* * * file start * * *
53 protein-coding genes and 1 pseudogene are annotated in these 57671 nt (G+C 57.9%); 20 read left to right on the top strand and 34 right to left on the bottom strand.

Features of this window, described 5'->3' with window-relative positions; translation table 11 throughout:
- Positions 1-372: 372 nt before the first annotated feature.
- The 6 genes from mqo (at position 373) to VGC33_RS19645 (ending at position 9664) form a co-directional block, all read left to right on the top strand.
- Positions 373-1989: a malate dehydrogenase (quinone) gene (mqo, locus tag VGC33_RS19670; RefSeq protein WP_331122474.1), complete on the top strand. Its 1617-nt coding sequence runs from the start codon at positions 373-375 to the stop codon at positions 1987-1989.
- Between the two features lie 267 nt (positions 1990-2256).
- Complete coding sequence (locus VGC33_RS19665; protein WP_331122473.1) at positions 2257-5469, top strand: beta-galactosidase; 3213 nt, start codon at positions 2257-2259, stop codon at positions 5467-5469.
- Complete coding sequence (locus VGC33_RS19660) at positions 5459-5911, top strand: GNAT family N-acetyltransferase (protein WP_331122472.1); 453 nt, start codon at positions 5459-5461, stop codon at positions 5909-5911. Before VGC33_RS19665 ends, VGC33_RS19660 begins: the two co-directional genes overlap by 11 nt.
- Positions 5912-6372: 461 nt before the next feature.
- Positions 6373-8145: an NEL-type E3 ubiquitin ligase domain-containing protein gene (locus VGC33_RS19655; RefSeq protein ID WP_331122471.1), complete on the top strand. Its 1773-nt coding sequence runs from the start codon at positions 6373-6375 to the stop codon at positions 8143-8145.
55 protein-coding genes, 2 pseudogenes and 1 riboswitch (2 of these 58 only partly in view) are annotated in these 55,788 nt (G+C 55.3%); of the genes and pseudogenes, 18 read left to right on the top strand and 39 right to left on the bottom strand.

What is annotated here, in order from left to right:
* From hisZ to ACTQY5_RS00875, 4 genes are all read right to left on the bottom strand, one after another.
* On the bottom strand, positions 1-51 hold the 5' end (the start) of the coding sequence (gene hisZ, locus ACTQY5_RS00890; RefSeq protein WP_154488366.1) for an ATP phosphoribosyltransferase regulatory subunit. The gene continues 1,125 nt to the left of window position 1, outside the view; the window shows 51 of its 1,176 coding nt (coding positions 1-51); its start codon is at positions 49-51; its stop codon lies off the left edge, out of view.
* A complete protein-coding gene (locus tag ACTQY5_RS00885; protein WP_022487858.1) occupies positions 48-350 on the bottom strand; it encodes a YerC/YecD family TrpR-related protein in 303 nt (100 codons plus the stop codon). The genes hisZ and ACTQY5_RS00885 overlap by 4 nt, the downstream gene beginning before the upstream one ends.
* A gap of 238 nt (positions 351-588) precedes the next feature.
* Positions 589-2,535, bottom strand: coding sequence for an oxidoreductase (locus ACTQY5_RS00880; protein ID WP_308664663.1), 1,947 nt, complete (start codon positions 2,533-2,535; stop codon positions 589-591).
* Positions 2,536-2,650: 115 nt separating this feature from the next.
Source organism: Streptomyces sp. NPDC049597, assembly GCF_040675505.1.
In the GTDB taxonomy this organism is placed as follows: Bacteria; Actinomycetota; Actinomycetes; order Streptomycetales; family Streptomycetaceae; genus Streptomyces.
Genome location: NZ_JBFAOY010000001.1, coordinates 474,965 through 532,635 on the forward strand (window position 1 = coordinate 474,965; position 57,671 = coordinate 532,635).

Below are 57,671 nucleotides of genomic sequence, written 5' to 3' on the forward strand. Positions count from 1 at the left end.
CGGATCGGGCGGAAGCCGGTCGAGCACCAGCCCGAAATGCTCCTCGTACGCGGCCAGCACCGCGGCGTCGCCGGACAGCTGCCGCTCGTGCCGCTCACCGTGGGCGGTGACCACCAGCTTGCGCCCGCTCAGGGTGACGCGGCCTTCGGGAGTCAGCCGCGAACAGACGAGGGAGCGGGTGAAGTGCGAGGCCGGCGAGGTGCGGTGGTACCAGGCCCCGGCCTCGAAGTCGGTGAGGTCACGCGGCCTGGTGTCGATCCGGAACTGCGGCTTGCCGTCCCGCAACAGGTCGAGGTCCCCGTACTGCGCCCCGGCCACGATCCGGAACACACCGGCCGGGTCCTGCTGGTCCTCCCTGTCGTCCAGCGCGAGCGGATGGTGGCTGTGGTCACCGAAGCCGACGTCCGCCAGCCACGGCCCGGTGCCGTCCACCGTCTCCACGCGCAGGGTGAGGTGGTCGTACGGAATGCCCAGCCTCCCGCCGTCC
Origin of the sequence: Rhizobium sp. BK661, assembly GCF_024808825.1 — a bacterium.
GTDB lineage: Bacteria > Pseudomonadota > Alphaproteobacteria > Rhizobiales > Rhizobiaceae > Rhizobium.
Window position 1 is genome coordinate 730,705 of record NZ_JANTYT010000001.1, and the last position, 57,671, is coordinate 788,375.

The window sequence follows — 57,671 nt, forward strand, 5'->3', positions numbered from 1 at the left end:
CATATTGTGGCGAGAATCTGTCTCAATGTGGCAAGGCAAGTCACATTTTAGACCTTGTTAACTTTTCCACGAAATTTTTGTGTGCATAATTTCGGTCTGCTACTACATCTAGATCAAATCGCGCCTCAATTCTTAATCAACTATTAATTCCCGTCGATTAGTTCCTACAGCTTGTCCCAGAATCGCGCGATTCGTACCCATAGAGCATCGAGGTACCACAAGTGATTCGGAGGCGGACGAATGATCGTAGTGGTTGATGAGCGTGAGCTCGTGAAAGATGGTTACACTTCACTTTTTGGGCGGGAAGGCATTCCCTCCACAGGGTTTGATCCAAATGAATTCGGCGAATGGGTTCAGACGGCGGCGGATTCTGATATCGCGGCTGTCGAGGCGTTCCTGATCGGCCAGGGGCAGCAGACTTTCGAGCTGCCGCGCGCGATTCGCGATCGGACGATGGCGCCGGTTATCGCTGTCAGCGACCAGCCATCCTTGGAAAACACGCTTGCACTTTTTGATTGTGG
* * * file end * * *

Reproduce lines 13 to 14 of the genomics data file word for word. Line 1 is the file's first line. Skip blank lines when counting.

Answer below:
* From hisZ to ACTQY5_RS00875, 4 genes are all read right to left on the bottom strand, one after another.
* On the bottom strand, positions 1-51 hold the 5' end (the start) of the coding sequence (gene hisZ, locus ACTQY5_RS00890; RefSeq protein WP_154488366.1) for an ATP phosphoribosyltransferase regulatory subunit. The gene continues 1,125 nt to the left of window position 1, outside the view; the window shows 51 of its 1,176 coding nt (coding positions 1-51); its start codon is at positions 49-51; its stop codon lies off the left edge, out of view.